Hierarchical naming for servers and users

Hierarchical naming is the cornerstone of HCL Domino® security; therefore planning it is a critical task. Hierarchical names provide unique identifiers for servers and users in a company. When you register new servers and users, the hierarchical names drive their certification, or their level of access to the system, and control whether users and servers in different organizations and organizational units can communicate with each another.

Before you install Domino® servers, create a diagram of your company and use the diagram to plan a meaningful name scheme. Then create certifier IDs to implement the name scheme and ensure a secure system.

A hierarchical name scheme uses a tree structure that reflects the actual structure of a company. At the topmost (first) node of the tree is the organization name, which is usually the company name. After the organization name are organizational units, which you create to suit the structure of the company; you can organize the structure geographically, departmentally, or both.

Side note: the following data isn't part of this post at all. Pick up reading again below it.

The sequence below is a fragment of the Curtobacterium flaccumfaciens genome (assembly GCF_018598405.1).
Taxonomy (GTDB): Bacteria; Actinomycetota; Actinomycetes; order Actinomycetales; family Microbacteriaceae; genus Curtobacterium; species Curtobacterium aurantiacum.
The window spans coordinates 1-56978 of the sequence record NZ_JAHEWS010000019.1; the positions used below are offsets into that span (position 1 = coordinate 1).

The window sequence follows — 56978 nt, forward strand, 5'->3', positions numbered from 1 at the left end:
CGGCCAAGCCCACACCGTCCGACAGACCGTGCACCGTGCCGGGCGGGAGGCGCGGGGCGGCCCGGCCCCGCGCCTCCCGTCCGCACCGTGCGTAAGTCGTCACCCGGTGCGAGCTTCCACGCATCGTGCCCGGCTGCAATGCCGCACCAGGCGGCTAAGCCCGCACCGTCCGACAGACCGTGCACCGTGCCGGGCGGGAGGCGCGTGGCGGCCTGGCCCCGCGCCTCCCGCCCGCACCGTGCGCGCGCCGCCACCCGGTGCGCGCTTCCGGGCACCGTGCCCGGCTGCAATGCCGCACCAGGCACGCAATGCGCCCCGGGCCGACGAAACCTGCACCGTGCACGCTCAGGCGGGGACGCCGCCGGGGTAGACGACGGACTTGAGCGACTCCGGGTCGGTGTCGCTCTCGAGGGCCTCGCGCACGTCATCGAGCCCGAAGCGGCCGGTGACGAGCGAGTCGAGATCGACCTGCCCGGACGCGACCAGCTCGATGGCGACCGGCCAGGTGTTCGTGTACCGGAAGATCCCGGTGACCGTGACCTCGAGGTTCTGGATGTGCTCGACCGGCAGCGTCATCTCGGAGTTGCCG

A hierarchical name reflects a user's or server's place in the hierarchy and controls whether users and servers in different organizations and organizational units can communicate with each another. A hierarchical name may include these components:

  • Common name (CN) -- Corresponds to a user's name or a server's name. All names must include a common name component.
  • Organizational unit (OU) -- Identifies the location of the user or server in the organization. Domino® allows for a maximum of four organizational units in a hierarchical name. Organizational units are optional.
  • Organization (O) -- Identifies the organization to which a user or server belongs. Every name must include an organization component.
  • Country (C) --Identifies the country in which the organization exists. The country is optional.

An example of a hierarchical name that uses all of the components is:

Julia Herlihy/Sales/East/Renovations/US

Typically a name is entered and displayed in this abbreviated format, but it is stored internally in canonical format, which contains the name and its associated components, as shown in the following example:

CN=Julia Herlihy/OU=Sales/OU=East/O=Renovations/C=US
Note: You can use hierarchical naming with wildcards as a way to isolate a group of servers that need to connect to a given Domino® server in order to route mail.